5. I can only imagine what I would have been like had social media been around in the 80's … I'm quite sure I would have been just as bad. I can understand the kids euphoria (even if it does seem odd that young teens are gaga over 50+ year old men – now that's staying power!), it's the adults who are acting like kids that boggle my mind. But hey, if it makes them happy and doesn't hurt anyone, who am I to judge?

    Anyone else happy to see SLB and AT communicate with a little love??? 🙂 ~Betsi

  6. Hi Betsi! I'm not sure where we differ in the area you mentioned. Perhaps I wasn't clear in my writing. I *do* believe that they had to embrace social networking in media…in fact, I was one of the few shouting at them (well, I was shouting at my computer screen) back in 2004, 2005, 2006 and so on when they weren't involved at all. They had someone else running their Myspace AND Facebook page (there were no band member pages) for a while, and back when Twitter first began – the band was using it SO incorrectly, we'd laugh at their attempts. I wish I had some of those very old tweets. 😀 Anyway, I probably wasn't completely clear about this on the blog, but you'll see in our book just how clear I am. They were losing fans at a pretty rapid rate, and I have to kind of think that having John and Simon join Twitter has helped save them a bit. The album (AYNIN) is great, but it takes far more than that to make an impression these days.

  7. I would agree that if you're involved in fandom, you should do it for your own enjoyment and not for the idea that you're somehow going to get a “pay back” for it. That said – the day of putting an album out and not doing anything to promote it (assuming The Label) will do it for you is over. Social networking helps. Sometimes it helps a lot. I think with younger people, they haven't had quite the same experience we've had – they didn't grow up at a time where there was simply NO contact outside of going to a show and standing (sitting) in the audience, or hearing a song on the radio. To them, getting a tweet from whomever they're following is pretty second nature. Even my 15 year old agrees with that. (she never agrees with me, so this is huge praise today) That said, she recognizes where I'm coming from – she can't imagine not being able to chat back and forth with a few of her favorites, or at the very least – hear what they're up to on any given day. It's just different for us. I would imagine that if this had been around when we were kids (and it's probably a very good thing for all involved that it was not – I can't even imagine how I'd have gone to school and paid attention each day!!), we'd be kind of “over the excitement” of it all by now.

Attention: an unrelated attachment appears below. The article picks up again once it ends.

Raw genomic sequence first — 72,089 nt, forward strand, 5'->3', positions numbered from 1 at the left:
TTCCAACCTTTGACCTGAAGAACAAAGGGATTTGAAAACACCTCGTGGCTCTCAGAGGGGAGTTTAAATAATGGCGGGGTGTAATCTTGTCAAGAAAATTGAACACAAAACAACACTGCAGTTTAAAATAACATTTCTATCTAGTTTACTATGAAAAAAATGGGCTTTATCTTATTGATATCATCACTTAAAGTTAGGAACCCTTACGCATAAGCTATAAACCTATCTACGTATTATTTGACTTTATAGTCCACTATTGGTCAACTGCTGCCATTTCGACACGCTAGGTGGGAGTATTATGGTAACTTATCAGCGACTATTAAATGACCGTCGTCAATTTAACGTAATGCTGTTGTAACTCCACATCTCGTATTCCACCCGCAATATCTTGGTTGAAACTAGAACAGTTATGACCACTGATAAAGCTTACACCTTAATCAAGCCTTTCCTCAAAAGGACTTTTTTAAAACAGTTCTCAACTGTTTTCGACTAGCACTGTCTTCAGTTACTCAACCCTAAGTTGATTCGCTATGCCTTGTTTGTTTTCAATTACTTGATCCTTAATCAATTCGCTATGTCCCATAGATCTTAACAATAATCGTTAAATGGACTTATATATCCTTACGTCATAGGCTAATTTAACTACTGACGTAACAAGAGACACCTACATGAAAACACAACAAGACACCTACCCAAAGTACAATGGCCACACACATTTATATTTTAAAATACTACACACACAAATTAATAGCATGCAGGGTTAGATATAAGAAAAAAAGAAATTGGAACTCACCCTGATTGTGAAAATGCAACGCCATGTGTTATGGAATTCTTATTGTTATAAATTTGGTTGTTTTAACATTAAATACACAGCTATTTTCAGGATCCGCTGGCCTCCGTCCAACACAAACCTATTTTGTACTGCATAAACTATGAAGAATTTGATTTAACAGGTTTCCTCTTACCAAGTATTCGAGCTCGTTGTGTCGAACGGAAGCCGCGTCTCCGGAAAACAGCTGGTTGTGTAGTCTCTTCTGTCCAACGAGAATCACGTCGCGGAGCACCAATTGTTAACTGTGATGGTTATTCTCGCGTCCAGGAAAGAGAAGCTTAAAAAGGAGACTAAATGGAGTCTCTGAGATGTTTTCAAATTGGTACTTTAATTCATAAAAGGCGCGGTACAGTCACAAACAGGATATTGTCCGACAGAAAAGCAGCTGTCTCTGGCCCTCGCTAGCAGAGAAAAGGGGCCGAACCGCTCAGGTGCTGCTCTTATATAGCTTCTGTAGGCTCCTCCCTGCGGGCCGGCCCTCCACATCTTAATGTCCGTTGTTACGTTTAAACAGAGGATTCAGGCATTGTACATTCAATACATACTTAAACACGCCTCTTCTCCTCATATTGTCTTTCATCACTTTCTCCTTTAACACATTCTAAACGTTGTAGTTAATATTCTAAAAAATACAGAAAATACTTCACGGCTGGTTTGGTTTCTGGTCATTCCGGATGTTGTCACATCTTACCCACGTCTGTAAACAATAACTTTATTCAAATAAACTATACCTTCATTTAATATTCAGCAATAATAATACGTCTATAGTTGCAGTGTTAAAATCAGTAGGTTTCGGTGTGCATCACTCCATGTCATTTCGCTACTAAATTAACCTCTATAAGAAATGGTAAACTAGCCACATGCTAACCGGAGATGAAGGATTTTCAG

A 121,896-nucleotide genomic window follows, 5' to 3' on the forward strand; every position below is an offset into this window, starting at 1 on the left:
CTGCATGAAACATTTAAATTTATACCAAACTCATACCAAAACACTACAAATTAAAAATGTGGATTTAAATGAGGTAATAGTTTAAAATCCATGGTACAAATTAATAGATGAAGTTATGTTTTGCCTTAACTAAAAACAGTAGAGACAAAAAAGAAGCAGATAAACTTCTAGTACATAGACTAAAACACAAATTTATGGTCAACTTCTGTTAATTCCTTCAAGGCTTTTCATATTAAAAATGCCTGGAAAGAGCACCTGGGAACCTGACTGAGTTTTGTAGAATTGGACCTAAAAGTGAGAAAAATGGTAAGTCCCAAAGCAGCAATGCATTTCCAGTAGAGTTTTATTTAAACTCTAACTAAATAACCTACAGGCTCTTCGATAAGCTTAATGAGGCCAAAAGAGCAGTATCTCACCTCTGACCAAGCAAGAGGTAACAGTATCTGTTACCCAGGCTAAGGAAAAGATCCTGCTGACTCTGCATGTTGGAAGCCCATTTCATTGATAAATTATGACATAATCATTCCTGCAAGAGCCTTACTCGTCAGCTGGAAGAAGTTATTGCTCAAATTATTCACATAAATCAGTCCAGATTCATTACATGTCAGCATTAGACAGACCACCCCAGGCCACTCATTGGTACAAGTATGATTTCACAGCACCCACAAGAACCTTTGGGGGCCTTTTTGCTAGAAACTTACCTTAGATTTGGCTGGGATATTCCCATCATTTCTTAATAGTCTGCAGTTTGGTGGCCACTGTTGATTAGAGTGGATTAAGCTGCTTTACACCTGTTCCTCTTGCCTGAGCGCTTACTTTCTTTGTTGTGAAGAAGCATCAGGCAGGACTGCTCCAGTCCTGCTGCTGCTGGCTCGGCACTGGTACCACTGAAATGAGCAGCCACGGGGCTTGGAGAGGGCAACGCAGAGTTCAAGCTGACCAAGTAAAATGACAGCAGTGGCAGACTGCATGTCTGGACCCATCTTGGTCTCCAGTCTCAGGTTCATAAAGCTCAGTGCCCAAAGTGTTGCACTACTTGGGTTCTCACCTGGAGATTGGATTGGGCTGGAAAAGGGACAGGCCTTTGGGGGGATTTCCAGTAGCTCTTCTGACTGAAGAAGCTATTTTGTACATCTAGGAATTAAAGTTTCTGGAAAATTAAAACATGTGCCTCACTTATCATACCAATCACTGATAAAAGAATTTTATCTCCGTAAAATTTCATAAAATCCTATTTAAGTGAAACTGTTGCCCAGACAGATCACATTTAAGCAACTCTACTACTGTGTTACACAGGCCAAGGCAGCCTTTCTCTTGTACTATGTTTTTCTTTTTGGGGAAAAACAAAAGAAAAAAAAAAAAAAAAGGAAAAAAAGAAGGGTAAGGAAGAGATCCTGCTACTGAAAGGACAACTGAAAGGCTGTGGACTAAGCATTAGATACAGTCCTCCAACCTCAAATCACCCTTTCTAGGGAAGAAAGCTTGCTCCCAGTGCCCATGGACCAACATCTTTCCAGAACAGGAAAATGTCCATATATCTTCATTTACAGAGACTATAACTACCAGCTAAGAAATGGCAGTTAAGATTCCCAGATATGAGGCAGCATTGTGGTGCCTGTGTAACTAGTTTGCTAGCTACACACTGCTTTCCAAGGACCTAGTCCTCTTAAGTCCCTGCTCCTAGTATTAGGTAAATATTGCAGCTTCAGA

Then again, I would have thought many of us would be “over the excitement” of seeing them in person – and as it turns out, they still need security from a lot of fans. Wow.

    I also think that 90% of the drama that goes on in the community is the fault of the fans. I don't really care if anyone in the band follows me or not – that isn't the point of my being on Twitter. However, for quite a few people, they really do care. They really want and need that interaction as though it's a form of validation for being a fan, and I will continue to say that cannot possibly be healthy. For anyone.

    -R

  8. Just saw this… I should subscribe by email so I'll not forget to check. I think this baby is sucking brain-cells. I probably just read something more into the statement about social media not being their job… It's all good. I do know you know they've got to market themselves.

    As for fans dropping off when they weren't involved, maybe it was the bad music. 😉 😀